“For Apple to make the most of its peerless products, experts say it will need to improve relations with the folks who create the content to run on them,” Peter Burrows reports for BusinessWeek.
“At Macworld, studios including Disney and News Corp.’s 20th Century Fox are expected to announce support for a new iTunes movie rental service. Fox and others are also expected to make their newest releases available at iTunes, something only Disney currently does. But Apple is clinching such deals in part because of its newfound willingness to compromise, say sources. Apple has agreed to increase the wholesale price it pays to studios, from $14 to closer to the $16 they get when they sell a DVD to Wal-Mart, say people familiar with the negotiations,” Burrows reports.
“It doesn’t help that Apple’s newly introduced Apple TV, designed to send movies wirelessly from the home computer to a TV, has met with criticism for having poor resolution and offering access to movies only through iTunes. ‘In the music business, [Jobs] made a confusing situation simple,’ says Abe Peled, CEO of set-top box software maker NDS Group, which is 72%-owned by Rupert Murdoch. ‘With video, he is trying to make a simple solution difficult. People don’t need one more box on top of their TV sets.,'” Burrows reports.
MacDailyNews Take: “People don’t need one more box on top of their TV sets,” says a guy who sells software for non-Apple set-boxes who may or may not be worried that Apple’s box won’t be added next to his box, but instead replace it. Thanks for the newsflash, Mr. Burrows. Why don’t you just post Abe’s press releases verbatim next time? We know, we know, that’d be more work than you put into this article. And Apple TV is capable of high resolution, it’s Hollywood and/or Apple who have to bring the high def content to iTunes. Don’t incorrectly blame the hardware.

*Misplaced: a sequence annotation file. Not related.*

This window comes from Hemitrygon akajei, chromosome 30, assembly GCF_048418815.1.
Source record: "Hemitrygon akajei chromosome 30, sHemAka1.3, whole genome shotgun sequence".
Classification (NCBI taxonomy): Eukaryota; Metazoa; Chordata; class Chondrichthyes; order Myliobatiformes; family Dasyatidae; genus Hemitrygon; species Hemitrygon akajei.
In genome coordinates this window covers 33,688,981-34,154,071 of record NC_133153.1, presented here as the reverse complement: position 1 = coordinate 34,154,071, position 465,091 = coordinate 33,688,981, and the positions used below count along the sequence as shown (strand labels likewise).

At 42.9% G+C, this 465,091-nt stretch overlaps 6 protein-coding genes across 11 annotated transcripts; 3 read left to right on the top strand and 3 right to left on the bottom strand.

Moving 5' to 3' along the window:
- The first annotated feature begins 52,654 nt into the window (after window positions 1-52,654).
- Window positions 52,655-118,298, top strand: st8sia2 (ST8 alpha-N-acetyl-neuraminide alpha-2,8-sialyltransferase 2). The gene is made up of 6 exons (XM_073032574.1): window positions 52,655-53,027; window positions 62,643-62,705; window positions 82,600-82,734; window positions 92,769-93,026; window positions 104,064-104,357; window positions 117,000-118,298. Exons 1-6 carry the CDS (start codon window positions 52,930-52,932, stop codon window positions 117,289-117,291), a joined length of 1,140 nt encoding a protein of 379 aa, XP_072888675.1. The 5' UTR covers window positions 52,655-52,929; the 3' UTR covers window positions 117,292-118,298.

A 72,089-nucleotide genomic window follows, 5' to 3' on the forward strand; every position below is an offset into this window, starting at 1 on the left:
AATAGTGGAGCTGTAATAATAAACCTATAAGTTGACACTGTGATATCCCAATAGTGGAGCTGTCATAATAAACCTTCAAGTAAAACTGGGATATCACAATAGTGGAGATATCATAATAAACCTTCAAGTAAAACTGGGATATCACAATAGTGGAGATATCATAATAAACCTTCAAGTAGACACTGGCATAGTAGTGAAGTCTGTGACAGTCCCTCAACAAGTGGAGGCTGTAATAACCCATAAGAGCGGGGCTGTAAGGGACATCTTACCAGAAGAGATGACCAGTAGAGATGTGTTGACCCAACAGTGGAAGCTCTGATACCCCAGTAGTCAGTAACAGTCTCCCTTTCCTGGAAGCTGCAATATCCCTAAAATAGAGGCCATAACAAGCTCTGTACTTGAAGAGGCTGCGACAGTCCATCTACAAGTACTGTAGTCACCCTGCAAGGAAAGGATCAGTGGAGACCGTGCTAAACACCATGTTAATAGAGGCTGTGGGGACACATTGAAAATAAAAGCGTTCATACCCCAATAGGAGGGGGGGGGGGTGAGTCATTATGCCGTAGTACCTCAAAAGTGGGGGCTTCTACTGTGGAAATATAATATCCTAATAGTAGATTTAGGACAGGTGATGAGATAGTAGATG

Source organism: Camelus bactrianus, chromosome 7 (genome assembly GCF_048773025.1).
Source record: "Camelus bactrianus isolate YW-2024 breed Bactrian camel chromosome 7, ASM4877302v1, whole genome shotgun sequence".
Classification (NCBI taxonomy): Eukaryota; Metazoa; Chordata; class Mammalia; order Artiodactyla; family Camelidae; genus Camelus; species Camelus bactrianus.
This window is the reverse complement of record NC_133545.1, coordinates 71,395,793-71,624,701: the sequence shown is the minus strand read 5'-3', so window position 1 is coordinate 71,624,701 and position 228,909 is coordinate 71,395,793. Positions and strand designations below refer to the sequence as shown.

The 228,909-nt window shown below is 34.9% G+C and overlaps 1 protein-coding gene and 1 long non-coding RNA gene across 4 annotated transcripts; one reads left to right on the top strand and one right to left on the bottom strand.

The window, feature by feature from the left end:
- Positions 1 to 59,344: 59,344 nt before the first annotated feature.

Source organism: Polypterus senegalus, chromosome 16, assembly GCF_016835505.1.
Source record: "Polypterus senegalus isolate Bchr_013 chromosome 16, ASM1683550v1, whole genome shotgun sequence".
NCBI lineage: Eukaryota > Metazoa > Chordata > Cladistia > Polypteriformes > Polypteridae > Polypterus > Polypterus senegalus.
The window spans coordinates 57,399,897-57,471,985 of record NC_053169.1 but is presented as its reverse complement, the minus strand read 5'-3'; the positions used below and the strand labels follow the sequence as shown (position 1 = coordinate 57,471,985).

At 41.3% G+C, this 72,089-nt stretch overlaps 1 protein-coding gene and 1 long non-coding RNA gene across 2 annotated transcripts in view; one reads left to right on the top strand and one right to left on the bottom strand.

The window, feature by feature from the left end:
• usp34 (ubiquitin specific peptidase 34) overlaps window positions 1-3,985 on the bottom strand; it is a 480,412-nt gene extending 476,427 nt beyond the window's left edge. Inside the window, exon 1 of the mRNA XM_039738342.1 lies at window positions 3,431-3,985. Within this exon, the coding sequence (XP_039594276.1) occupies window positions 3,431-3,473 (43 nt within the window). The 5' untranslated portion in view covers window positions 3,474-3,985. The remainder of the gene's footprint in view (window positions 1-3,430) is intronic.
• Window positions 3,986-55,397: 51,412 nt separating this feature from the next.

Burrows continues, “Of course, Apple could always adapt to a new paradigm in music or video distribution, but it may well require a greater degree of cooperation than Jobs will abide. Says a media titan who recently approached Jobs about exploring ways to work together but didn’t get far: ‘Steve doesn’t want partners.'”
Full article here.
[Thanks to MacDailyNews Reader “Navy Tim” for the heads up.]
“Steve doesn’t want partners,” says one guy — sorry, nameless “media titan” — who perhaps had nothing of value to offer? Apple seems to partner perfectly well when they want to do so (examples: Disney, O2, CBS, Fox, AT&T Wireless, Google, etc.). Have fun trying to find “experts” in Burrow’s report who “say Apple will need to improve relations with the folks who create the content.” We can’t find any “experts” in Burrows’ article, unless, if by “experts,” Burrows means “Apple’s competitors and spurned suitors.” The one independent-seeming fellow in Burrows’ article who might be labeled “expert,” eMarketer analyst Paul Verna was quoted as saying, simply, “Everyone is flexing their muscles to prove they don’t need each other. But the truth is, they do.”